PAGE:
Saturday, September 13, 2014
We Pause to Collect Our Thoughts About 5.36(d) and Potemkin Distilleries
It has been an interesting two weeks, and an interesting seven years.
I coined the term 'Potemkin Distillery' in January of 2008 to describe a producer that does everything it can to convince you it distilled something when it didn't. This blog goes back to 2007 and it's searchable, so you can follow the progression if you wish.
Templeton Rye started it, so maybe it's nine years, since they began in 2005. I first tasted Templeton at WhiskeyFest. My first words were, "that's good, but it's six years old at least. They didn't make this." That began the quest to figure out who did. At the time, the former Seagram's distillery in Indiana wasn't on anyone's radar because only a few people knew the new owner, Pernod, was selling bulk whiskey, something Seagram's never did. Templeton kept the source a secret as long as it could.
Two weeks ago the owner of Templeton Rye, Vern Underwood, admitted that the whole Templeton Rye story has been a lie from the beginning. They don't make it in Templeton, Iowa, and it isn't made from a secret, Prohibition-era family recipe.
Templeton Rye also has never followed TTB Rule 5.36(d), which requires that the state of distillation be disclosed on the label if it is not the same state as the address on the label. Templeton's label is required to say 'distilled in Indiana,' but it doesn't.
When asked about that by the Des Moines Register, Underwood said the label had received approval without qualms from the TTB. The motivation for the label change came purely from a desire to address confusion, not after inquiries from the TTB, he said. That's a poor excuse. You'll see why in a minute.
On Tuesday, September 2, Tin Cup was in the spotlight, as that seemingly Colorado-made whiskey is also a proud product of Indiana and the company behind it is Proximo, which is not exactly your neighborhood craft distiller. Proximo is based in New Jersey. Its portfolio includes Stranahan's, which is made in Colorado. It also includes Jose Cuervo Tequila, a mega-brand.
Tin Cup's face is Jess Graber, who made whiskey once. He is now a brand ambassador, like Tom Bulleit.
The point once again is that every effort is made to convince the consumer that Tin Cup is a Colorado product when it is not. Tin Cup's label also does not obey 5.36(d).
On Wednesday, it was Widow Jane's turn. We got another bite at that New York apple on Friday. Between Wednesday and Friday I communicated with someone at Widow Jane who wrote, among other things, "It does not make sense to me that they [TTB] approve labels that lack information they claim to require."
Well, here's the thing, Jane. Every single person who has submitted a COLA to the TTB has signed the following declaration:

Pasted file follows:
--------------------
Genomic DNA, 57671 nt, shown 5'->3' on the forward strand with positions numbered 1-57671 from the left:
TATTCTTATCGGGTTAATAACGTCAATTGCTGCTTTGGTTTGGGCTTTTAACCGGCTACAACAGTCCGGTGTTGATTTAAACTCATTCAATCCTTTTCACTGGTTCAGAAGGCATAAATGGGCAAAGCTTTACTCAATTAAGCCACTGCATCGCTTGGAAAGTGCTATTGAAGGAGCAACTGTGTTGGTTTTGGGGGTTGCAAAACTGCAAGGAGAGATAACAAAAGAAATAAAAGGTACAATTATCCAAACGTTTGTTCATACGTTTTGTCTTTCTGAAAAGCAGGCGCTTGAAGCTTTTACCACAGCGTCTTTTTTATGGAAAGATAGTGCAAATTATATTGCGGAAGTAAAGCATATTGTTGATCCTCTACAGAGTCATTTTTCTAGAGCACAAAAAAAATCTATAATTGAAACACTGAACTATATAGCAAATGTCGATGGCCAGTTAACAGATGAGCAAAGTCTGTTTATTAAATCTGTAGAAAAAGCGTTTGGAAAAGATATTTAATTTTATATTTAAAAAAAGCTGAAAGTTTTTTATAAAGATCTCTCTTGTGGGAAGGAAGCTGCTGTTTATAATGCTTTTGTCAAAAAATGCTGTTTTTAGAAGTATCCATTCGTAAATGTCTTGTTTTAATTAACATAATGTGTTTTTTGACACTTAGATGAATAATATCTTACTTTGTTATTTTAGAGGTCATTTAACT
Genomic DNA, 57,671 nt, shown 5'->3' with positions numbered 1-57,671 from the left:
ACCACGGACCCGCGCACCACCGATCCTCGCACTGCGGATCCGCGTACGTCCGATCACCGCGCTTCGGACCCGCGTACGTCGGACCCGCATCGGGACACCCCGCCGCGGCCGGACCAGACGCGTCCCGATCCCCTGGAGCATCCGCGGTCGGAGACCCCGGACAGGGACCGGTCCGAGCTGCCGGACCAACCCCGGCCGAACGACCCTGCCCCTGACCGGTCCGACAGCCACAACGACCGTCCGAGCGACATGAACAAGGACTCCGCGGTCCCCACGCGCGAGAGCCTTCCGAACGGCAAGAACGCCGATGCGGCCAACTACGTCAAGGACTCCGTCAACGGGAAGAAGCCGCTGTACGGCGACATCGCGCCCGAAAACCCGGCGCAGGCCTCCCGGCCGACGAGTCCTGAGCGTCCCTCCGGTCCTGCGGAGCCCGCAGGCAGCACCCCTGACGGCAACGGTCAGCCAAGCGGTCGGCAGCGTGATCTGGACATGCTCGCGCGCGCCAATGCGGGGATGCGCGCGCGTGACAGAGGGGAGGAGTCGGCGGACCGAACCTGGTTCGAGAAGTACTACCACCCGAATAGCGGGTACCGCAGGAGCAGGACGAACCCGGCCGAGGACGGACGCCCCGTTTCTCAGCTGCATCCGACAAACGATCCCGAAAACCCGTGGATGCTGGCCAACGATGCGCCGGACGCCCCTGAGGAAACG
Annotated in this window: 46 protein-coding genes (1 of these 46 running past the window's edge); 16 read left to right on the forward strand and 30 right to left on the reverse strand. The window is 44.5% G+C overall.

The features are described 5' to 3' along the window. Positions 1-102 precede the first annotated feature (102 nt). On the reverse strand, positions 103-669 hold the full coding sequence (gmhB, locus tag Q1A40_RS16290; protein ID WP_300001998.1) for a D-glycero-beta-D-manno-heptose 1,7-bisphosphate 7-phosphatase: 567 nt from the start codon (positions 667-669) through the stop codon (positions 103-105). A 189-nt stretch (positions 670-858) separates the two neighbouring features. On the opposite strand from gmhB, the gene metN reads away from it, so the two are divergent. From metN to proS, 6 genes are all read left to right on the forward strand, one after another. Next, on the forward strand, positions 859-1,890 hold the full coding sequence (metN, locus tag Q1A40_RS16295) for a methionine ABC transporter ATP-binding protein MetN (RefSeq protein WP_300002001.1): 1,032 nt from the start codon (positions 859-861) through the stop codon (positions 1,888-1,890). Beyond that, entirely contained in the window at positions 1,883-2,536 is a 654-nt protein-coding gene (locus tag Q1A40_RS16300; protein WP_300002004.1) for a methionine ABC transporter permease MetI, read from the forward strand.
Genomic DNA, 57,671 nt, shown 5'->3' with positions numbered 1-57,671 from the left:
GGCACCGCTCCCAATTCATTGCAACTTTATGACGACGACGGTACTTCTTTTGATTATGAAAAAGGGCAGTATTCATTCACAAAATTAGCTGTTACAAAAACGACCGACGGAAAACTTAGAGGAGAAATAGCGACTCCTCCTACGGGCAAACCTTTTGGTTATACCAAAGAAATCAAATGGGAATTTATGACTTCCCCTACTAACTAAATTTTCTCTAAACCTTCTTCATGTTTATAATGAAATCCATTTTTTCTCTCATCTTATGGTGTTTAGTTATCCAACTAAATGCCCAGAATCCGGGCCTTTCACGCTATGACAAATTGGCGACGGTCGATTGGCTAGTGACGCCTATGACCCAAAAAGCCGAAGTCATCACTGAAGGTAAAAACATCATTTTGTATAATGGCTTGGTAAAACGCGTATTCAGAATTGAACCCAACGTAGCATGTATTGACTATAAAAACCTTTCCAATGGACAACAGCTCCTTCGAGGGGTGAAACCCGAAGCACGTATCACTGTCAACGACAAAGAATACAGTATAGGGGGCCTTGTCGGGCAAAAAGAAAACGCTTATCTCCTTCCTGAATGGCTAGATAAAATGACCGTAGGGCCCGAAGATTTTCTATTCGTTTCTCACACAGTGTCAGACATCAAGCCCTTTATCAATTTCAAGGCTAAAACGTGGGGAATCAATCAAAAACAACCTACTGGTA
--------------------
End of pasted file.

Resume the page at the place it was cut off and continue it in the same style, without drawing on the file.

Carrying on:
"Under the penalties of perjury, I declare: that all the statements appearing on this application are true and correct to the best of my knowledge and belief; and, that the representations on the labels attached to this form, including supplemental documents, truly and correctly represent the content of the containers to which these labels will be applied. I also certify that I have read, understood and complied with the conditions and instructions which are attached to an original TTB F 5100.31. Certificate/Exemption of Label/Bottle Approval."
In other words, as a DSP license holder, you are expected to be familiar with the law and to follow the law in every particular. You or your agent signed a declaration (above) to that effect when you submitted your Certificate of Label Approval (COLA). You are supposed to be motivated by the fact that your license can be revoked if you screw up too much, which will put you out of business.
If you had a lawyer prepare your COLA, and that lawyer knew your state of distillation and your label address didn't match, and he or she didn't tell you about rule 5.36(d), that lawyer has some explaining to do. This is not legal advice, of course, just a little general information for the education and edification of the public.
Mixed in there over the last two weeks was an announcement about a new ethics code proposed by the American Craft Spirits Association but not yet adopted by its members (which include Widow Jane), and an announcement that virtually every trade association in the alcoholic beverage industry is urging Congress to fix TTB right now by giving it enough money to do its job.
I have no illusions that our little grassroots 5.36(d) movement influenced the united front on TTB funding, or anything else, but it was an interesting convergence of events nonetheless.
Finally, if you don't care about this issue, why on earth did you read this far? The easiest thing in the world is to not know something. Drink what you like, pay what they ask, believe their story or don't. The drinking helps with the not caring and not knowing. If you don't care then I didn't write this for you. I wrote it for the people who do.